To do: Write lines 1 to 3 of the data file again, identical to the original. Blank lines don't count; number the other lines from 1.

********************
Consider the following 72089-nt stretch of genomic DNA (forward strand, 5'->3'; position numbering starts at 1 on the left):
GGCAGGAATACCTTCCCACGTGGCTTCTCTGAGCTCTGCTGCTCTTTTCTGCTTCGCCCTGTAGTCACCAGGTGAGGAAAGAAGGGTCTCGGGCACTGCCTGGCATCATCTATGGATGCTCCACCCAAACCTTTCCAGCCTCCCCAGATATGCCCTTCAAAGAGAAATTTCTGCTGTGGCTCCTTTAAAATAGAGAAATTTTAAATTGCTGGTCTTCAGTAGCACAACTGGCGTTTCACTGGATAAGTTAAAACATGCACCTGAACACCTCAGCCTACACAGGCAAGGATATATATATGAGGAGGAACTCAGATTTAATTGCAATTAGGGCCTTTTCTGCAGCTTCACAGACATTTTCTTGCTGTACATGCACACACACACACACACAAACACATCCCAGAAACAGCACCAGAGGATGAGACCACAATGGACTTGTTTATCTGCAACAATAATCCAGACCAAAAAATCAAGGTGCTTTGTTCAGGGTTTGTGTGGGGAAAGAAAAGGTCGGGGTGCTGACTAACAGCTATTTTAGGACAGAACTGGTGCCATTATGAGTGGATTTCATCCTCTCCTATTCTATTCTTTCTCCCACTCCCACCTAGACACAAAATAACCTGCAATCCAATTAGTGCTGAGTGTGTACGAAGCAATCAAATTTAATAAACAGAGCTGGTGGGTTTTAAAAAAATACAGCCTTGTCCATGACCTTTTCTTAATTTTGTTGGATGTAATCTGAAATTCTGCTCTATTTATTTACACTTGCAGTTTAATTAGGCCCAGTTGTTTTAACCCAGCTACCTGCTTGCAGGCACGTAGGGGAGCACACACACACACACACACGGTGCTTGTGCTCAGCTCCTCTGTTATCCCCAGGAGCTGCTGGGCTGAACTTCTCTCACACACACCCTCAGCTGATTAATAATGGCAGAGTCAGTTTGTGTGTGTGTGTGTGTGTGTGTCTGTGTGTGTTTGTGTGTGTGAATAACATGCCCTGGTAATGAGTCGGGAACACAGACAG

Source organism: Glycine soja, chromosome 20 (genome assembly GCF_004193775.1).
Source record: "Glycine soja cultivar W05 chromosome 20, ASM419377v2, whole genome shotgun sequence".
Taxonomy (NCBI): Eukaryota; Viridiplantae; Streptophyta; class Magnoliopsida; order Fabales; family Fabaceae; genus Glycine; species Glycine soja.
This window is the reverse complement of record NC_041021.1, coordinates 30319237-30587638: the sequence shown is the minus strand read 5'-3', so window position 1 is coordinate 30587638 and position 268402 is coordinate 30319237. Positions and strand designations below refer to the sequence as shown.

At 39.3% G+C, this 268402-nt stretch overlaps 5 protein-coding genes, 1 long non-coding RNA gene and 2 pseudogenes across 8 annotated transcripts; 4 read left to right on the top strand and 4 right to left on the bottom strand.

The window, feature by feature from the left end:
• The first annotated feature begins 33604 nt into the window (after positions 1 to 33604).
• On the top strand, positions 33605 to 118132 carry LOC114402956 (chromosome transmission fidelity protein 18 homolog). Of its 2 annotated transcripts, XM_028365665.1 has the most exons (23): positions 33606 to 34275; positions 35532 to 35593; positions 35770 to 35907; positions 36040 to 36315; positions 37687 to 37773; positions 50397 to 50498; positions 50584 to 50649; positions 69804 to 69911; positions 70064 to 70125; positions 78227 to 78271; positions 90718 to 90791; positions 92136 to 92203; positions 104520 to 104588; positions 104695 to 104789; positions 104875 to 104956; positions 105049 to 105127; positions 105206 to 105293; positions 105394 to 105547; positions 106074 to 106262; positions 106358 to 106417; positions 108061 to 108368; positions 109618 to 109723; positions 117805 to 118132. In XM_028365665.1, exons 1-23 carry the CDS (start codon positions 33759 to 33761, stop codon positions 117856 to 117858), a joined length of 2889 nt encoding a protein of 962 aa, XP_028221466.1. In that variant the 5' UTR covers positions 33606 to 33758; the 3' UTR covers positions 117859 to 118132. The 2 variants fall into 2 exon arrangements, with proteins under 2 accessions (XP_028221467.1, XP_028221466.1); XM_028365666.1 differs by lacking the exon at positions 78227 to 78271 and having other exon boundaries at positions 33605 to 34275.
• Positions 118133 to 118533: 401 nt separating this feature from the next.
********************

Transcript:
Consider the following 72089-nt stretch of genomic DNA (forward strand, 5'->3'; position numbering starts at 1 on the left):
GGCAGGAATACCTTCCCACGTGGCTTCTCTGAGCTCTGCTGCTCTTTTCTGCTTCGCCCTGTAGTCACCAGGTGAGGAAAGAAGGGTCTCGGGCACTGCCTGGCATCATCTATGGATGCTCCACCCAAACCTTTCCAGCCTCCCCAGATATGCCCTTCAAAGAGAAATTTCTGCTGTGGCTCCTTTAAAATAGAGAAATTTTAAATTGCTGGTCTTCAGTAGCACAACTGGCGTTTCACTGGATAAGTTAAAACATGCACCTGAACACCTCAGCCTACACAGGCAAGGATATATATATGAGGAGGAACTCAGATTTAATTGCAATTAGGGCCTTTTCTGCAGCTTCACAGACATTTTCTTGCTGTACATGCACACACACACACACACAAACACATCCCAGAAACAGCACCAGAGGATGAGACCACAATGGACTTGTTTATCTGCAACAATAATCCAGACCAAAAAATCAAGGTGCTTTGTTCAGGGTTTGTGTGGGGAAAGAAAAGGTCGGGGTGCTGACTAACAGCTATTTTAGGACAGAACTGGTGCCATTATGAGTGGATTTCATCCTCTCCTATTCTATTCTTTCTCCCACTCCCACCTAGACACAAAATAACCTGCAATCCAATTAGTGCTGAGTGTGTACGAAGCAATCAAATTTAATAAACAGAGCTGGTGGGTTTTAAAAAAATACAGCCTTGTCCATGACCTTTTCTTAATTTTGTTGGATGTAATCTGAAATTCTGCTCTATTTATTTACACTTGCAGTTTAATTAGGCCCAGTTGTTTTAACCCAGCTACCTGCTTGCAGGCACGTAGGGGAGCACACACACACACACACACGGTGCTTGTGCTCAGCTCCTCTGTTATCCCCAGGAGCTGCTGGGCTGAACTTCTCTCACACACACCCTCAGCTGATTAATAATGGCAGAGTCAGTTTGTGTGTGTGTGTGTGTGTGTGTCTGTGTGTGTTTGTGTGTGTGAATAACATGCCCTGGTAATGAGTCGGGAACACAGACAG

Source organism: Glycine soja, chromosome 20 (genome assembly GCF_004193775.1).